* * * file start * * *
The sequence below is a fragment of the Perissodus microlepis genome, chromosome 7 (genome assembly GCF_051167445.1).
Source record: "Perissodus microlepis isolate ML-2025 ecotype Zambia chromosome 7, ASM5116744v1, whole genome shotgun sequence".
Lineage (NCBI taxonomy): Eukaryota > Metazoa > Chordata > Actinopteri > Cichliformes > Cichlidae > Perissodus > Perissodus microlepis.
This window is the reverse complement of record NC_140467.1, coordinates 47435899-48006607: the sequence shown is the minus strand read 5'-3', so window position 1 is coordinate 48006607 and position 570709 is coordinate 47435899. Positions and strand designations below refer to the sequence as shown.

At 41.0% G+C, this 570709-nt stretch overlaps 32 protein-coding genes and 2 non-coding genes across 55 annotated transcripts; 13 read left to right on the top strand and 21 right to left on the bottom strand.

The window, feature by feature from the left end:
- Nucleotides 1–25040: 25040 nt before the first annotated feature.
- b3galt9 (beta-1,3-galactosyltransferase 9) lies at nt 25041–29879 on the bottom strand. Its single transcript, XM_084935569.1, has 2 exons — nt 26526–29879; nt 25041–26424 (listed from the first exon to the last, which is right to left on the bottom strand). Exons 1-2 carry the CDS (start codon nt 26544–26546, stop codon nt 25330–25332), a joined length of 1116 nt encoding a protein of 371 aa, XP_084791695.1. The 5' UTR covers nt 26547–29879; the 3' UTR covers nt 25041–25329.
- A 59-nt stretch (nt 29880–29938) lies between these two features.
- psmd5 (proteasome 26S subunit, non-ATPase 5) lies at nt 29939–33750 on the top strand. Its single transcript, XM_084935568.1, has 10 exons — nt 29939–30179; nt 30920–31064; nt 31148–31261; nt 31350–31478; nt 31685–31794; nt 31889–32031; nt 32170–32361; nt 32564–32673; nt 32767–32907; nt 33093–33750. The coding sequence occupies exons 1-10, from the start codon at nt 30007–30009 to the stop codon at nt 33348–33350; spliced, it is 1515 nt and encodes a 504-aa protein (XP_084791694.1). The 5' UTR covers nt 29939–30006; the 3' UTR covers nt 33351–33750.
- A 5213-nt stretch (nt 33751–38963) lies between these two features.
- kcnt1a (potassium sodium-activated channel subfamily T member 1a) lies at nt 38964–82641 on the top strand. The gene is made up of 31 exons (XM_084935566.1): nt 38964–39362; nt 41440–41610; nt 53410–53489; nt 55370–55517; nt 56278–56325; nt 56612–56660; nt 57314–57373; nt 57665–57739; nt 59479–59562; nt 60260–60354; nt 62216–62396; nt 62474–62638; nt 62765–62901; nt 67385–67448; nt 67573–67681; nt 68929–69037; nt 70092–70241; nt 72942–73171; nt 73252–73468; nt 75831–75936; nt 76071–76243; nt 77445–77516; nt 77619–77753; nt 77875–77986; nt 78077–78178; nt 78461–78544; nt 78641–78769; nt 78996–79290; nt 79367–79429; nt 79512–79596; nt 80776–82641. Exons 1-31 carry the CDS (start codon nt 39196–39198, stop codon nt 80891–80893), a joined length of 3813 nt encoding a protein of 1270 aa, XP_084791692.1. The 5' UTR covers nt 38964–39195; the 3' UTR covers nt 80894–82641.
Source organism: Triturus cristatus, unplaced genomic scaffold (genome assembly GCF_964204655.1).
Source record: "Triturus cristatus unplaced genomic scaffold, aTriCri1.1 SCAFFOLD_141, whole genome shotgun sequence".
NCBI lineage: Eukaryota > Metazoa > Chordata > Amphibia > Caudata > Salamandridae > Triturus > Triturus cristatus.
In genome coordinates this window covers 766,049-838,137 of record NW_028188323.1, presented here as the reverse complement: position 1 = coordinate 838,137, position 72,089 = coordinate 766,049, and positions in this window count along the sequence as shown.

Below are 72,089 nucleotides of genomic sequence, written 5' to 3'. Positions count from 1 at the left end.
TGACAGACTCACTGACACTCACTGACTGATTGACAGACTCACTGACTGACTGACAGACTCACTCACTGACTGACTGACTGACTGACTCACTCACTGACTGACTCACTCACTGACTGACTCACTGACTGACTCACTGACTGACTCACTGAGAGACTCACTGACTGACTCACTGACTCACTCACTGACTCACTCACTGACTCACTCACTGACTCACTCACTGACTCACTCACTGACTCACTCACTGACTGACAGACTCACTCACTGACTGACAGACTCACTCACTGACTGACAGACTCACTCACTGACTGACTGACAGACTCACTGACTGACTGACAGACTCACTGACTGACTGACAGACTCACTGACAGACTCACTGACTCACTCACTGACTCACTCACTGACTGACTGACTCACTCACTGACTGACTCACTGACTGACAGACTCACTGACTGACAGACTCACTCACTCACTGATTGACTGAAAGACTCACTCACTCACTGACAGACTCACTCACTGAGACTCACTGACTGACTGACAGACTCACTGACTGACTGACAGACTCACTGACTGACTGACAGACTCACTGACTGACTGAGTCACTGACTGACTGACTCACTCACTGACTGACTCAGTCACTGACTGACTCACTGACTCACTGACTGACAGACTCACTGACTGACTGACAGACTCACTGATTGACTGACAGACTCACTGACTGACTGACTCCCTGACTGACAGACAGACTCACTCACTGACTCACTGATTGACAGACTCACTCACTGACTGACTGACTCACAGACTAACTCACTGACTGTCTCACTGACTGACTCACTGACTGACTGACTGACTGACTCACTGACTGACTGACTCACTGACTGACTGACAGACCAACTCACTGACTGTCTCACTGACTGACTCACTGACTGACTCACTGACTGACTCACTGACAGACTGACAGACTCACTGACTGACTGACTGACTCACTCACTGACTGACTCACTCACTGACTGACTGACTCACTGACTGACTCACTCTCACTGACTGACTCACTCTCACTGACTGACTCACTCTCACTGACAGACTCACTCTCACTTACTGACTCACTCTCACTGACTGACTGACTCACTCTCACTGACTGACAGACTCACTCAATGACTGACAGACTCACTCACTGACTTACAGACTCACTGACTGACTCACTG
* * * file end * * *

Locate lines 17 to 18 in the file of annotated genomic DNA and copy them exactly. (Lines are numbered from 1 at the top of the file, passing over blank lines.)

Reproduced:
Below are 72,089 nucleotides of genomic sequence, written 5' to 3'. Positions count from 1 at the left end.
TGACAGACTCACTGACACTCACTGACTGATTGACAGACTCACTGACTGACTGACAGACTCACTCACTGACTGACTGACTGACTGACTCACTCACTGACTGACTCACTCACTGACTGACTCACTGACTGACTCACTGACTGACTCACTGAGAGACTCACTGACTGACTCACTGACTCACTCACTGACTCACTCACTGACTCACTCACTGACTCACTCACTGACTCACTCACTGACTCACTCACTGACTGACAGACTCACTCACTGACTGACAGACTCACTCACTGACTGACAGACTCACTCACTGACTGACTGACAGACTCACTGACTGACTGACAGACTCACTGACTGACTGACAGACTCACTGACAGACTCACTGACTCACTCACTGACTCACTCACTGACTGACTGACTCACTCACTGACTGACTCACTGACTGACAGACTCACTGACTGACAGACTCACTCACTCACTGATTGACTGAAAGACTCACTCACTCACTGACAGACTCACTCACTGAGACTCACTGACTGACTGACAGACTCACTGACTGACTGACAGACTCACTGACTGACTGACAGACTCACTGACTGACTGAGTCACTGACTGACTGACTCACTCACTGACTGACTCAGTCACTGACTGACTCACTGACTCACTGACTGACAGACTCACTGACTGACTGACAGACTCACTGATTGACTGACAGACTCACTGACTGACTGACTCCCTGACTGACAGACAGACTCACTCACTGACTCACTGATTGACAGACTCACTCACTGACTGACTGACTCACAGACTAACTCACTGACTGTCTCACTGACTGACTCACTGACTGACTGACTGACTGACTCACTGACTGACTGACTCACTGACTGACTGACAGACCAACTCACTGACTGTCTCACTGACTGACTCACTGACTGACTCACTGACTGACTCACTGACAGACTGACAGACTCACTGACTGACTGACTGACTCACTCACTGACTGACTCACTCACTGACTGACTGACTCACTGACTGACTCACTCTCACTGACTGACTCACTCTCACTGACTGACTCACTCTCACTGACAGACTCACTCTCACTTACTGACTCACTCTCACTGACTGACTGACTCACTCTCACTGACTGACAGACTCACTCAATGACTGACAGACTCACTCACTGACTTACAGACTCACTGACTGACTCACTG